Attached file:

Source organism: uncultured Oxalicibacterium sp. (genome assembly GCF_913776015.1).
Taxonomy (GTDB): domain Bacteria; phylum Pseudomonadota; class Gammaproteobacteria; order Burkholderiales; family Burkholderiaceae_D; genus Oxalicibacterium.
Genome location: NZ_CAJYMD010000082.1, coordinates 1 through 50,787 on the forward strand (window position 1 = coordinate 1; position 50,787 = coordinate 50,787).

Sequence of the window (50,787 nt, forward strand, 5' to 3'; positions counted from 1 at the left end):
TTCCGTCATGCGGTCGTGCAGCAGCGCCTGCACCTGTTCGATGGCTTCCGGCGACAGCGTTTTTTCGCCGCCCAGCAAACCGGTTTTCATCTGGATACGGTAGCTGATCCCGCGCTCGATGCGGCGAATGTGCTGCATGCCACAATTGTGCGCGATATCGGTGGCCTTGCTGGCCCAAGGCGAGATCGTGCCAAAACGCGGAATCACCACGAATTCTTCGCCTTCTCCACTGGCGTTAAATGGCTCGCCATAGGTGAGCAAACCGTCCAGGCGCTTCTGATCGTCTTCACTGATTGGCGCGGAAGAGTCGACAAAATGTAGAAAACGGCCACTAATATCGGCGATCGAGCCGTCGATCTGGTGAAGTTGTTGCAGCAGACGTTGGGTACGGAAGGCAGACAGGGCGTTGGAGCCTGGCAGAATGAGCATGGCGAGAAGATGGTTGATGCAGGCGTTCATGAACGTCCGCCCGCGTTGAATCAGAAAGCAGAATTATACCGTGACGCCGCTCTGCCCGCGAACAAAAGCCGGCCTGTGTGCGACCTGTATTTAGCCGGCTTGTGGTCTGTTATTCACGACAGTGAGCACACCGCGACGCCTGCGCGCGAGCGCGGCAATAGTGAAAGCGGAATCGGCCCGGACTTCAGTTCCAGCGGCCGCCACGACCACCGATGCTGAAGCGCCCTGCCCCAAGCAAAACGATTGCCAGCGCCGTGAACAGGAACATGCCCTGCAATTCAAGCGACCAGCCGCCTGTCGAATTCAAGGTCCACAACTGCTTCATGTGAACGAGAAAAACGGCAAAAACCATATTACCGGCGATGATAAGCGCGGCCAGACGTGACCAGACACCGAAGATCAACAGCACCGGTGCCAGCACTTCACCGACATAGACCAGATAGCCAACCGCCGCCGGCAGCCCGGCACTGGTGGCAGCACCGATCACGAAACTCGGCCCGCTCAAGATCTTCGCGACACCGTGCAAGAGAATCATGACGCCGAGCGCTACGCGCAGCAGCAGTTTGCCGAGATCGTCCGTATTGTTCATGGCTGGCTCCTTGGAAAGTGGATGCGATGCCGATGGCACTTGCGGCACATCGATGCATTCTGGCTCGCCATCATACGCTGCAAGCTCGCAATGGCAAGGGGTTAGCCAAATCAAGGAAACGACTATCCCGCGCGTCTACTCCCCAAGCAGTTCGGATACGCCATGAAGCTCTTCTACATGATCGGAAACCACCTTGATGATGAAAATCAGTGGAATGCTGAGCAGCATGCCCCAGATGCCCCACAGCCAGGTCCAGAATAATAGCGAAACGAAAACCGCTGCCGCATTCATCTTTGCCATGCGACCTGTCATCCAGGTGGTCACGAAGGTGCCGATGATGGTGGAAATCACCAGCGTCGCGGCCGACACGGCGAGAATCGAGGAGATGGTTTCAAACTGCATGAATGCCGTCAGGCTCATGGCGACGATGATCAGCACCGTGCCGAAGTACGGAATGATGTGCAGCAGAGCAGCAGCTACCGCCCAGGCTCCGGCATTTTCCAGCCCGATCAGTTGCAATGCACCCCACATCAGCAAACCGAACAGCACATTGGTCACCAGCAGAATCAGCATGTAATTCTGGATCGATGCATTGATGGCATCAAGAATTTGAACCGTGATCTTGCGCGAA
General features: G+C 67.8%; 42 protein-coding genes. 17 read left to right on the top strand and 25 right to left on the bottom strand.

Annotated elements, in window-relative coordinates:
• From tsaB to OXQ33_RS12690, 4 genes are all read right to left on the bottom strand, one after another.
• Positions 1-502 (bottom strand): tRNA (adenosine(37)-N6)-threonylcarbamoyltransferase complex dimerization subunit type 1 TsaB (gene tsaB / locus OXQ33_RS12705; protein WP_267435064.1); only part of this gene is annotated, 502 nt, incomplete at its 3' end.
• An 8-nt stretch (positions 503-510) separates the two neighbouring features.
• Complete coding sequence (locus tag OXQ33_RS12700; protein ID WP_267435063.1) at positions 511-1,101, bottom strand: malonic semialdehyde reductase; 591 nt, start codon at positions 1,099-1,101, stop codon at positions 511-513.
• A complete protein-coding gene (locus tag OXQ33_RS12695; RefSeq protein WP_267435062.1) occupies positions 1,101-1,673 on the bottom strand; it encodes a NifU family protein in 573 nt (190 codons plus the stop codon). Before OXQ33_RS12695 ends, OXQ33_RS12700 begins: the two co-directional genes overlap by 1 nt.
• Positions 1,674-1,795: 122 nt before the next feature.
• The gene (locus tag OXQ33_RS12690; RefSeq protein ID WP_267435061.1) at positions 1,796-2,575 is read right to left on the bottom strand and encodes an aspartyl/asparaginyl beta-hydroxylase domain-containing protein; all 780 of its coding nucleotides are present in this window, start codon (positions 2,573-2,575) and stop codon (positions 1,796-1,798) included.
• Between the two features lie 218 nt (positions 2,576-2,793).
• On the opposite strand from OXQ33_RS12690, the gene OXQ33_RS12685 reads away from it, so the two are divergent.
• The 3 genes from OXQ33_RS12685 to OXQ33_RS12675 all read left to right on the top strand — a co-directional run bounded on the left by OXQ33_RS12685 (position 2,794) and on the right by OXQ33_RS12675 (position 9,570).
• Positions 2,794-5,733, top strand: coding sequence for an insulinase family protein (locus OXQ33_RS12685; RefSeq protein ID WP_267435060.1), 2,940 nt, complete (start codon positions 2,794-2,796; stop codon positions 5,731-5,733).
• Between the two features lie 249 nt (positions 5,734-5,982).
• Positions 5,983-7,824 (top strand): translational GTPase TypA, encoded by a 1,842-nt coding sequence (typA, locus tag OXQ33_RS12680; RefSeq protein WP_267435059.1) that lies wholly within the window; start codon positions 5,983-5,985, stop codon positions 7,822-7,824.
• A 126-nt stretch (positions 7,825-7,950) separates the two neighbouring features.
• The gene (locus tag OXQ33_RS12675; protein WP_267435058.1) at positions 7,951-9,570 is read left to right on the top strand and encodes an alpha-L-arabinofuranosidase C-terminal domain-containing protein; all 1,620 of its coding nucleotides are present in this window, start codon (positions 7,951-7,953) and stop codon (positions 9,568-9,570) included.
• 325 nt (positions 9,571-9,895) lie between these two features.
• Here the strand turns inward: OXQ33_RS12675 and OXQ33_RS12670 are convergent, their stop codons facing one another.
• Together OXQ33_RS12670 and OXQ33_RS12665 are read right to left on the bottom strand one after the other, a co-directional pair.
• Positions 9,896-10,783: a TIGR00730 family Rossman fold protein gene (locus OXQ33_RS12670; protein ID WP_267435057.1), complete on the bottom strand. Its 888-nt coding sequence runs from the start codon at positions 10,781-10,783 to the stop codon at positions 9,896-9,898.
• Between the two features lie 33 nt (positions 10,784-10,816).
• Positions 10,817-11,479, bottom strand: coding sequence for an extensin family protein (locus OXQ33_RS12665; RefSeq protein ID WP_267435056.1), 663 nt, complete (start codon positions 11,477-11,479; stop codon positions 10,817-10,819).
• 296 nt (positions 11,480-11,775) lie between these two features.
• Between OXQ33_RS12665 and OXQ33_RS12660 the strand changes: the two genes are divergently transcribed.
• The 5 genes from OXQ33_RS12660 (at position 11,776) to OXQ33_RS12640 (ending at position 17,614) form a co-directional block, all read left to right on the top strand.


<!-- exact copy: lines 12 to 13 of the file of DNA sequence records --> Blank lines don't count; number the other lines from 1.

• A complete protein-coding gene (locus tag OXQ33_RS12695; RefSeq protein WP_267435062.1) occupies positions 1,101-1,673 on the bottom strand; it encodes a NifU family protein in 573 nt (190 codons plus the stop codon). Before OXQ33_RS12695 ends, OXQ33_RS12700 begins: the two co-directional genes overlap by 1 nt.
• Positions 1,674-1,795: 122 nt before the next feature.